Not until plaintiff failed to bring her action within the year, after having failed *326 to proceed under section 633.23 supra, was her right to bring it cut off.

While the appeal mainly involves questions of statutory construction, we may observe that no claim of violation of due process or other constitutional right is asserted. "And it is important to observe that due process does not require, as to all proceedings, that notice be given prior to the initiation of the proceedings." 16 Am.Jur.2d, Constitutional Law, section 564, page 969. Precedents cited in the footnote, including Hanover Nat. Bank of City of New York v. Moyses, 186 U.S. 181, 192, 22 S. Ct. 857, 46 L. Ed. 1113, 1120-1121, support the text.

Similarly, 16A C.J.S. Constitutional Law ยง 619 c, pages 811-812, states notice "need not be given in all cases at the very inception of the proceedings."

Generally in many proceedings the requirement of due process for notice is met where, as here, there is a proper notice and opportunity for a de novo hearing on review of the initial order. Id. at page 801. See also Hansen v. Haugh, Iowa, 149 N.W.2d 169, 174-175 and citations.

Although section 633.37 is new, as stated in Division II, supra, it codifies the rule applied by many decisions of ours under sections 638.9, 638.10 Code 1962 and prior codes. No decision has come to our attention in which the rule referred to has been held to permit bringing a will contest after the statute of limitations has run. Orders which have been reviewed under the rule plaintiff relies on are those made without any notice during administration, mostly allowing or disallowing claims of creditors or fees for the personal representative or his attorney. See In re Estate of Swanson, supra, 239 Iowa 294, 305-307, 31 N.W.2d 385, 392 and citations; In re Estate of Huston, supra, 238 Iowa 297, 304-306, 27 N.W.2d 26, 30-31.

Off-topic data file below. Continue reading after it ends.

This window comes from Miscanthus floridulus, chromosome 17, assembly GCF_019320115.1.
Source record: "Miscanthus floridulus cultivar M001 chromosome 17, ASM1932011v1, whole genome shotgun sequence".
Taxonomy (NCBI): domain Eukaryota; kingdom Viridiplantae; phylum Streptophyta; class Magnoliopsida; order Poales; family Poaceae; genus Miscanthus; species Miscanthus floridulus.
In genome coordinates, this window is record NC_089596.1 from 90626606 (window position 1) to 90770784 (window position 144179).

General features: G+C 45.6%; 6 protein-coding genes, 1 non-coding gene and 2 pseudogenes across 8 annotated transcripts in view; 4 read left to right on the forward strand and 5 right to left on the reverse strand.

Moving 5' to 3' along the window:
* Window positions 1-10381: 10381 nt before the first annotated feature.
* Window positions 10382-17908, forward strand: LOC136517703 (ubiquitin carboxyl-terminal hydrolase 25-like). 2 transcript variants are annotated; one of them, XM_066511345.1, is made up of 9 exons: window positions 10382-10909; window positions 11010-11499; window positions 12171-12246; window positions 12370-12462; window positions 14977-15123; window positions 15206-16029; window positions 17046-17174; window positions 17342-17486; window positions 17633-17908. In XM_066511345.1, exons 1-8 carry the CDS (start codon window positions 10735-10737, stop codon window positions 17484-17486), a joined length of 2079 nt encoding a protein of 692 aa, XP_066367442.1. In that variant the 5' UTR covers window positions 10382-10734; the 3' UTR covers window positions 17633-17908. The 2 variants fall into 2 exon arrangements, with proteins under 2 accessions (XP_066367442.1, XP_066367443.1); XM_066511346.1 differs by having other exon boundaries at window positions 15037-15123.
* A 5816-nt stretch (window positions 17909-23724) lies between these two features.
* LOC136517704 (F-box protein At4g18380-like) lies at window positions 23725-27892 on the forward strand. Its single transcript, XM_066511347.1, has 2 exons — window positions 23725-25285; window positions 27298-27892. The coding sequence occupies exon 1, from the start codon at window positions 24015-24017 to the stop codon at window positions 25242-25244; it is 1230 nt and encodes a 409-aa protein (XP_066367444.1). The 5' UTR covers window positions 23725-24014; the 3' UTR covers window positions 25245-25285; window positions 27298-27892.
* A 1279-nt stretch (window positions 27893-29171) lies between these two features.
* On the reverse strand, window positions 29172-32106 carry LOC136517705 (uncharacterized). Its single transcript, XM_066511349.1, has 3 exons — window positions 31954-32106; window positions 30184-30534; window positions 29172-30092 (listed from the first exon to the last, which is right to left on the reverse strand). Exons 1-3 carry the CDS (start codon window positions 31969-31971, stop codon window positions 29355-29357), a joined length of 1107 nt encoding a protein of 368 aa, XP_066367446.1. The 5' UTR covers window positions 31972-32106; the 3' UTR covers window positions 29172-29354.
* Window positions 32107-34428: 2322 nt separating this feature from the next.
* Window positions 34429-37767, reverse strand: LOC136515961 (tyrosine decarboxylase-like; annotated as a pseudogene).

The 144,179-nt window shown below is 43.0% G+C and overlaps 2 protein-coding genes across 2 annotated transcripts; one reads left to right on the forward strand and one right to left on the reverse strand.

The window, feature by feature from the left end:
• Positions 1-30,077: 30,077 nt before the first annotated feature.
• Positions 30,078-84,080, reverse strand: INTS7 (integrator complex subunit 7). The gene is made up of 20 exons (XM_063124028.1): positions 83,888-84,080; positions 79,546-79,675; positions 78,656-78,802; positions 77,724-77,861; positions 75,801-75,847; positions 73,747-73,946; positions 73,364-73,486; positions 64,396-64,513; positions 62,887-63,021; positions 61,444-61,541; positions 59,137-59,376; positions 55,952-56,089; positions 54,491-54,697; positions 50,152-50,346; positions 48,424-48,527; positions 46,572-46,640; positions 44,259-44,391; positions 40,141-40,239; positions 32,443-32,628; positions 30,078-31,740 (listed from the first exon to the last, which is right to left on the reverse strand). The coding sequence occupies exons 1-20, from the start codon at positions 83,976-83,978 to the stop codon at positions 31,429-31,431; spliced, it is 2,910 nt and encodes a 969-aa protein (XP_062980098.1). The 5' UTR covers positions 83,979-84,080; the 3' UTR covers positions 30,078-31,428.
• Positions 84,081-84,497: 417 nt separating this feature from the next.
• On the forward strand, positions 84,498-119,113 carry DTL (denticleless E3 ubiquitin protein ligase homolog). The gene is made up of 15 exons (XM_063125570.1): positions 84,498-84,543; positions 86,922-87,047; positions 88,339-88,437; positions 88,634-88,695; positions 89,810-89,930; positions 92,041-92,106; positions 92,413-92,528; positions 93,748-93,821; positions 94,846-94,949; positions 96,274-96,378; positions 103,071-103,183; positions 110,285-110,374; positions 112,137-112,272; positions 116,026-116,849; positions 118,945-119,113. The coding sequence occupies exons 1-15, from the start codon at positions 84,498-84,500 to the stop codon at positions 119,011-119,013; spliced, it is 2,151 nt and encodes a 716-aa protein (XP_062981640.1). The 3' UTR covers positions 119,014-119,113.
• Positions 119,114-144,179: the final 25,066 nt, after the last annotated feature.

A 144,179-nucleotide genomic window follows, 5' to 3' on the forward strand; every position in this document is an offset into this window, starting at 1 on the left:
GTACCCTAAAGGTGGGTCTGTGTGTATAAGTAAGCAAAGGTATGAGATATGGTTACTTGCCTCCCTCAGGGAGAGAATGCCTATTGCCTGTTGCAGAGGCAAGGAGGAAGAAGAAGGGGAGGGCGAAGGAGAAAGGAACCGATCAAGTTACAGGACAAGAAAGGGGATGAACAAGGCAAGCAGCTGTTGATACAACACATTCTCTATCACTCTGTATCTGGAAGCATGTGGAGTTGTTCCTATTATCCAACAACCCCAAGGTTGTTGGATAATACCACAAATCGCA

The judgment is

Affirmed.

All Justices concur except LeGRAND and BECKER, JJ., who dissent.

LeGRAND, Justice (dissenting).

I respectfully dissent.

Prior to the enactment of the Probate Code in 1963, a proceeding to set aside a will was an independent action which was required to be brought within the period set out in what was then subsection 3 of section 614.1 of the Code of Iowa.

That subsection was repealed at the time the Probate Code was adopted, and we now have a new procedure by which one may challenge the validity of a will. The Probate Code did not, as the majority suggests, merely shorten the period for filing a will contest from two years to one, which could have been accomplished by a simple amendment to section 614.1(3); on the contrary it effected basic changes in the procedure itself.

Part 5 of the Probate Code deals with "Actions to Set Aside or Contest Wills." It covers three possible methods of attack. One may ask to have a will set aside by filing a petition in the probate proceedings within one year from the executor's second publication of notice of admission of the will to probate (sections 633.308, 633.309), one may file objections to the probate of the will (section 633.310); or one may seek a declaratory judgment to establish a will (section 633.320). As in the majority opinion, all references to the Probate Code are to the 1966 Code of Iowa.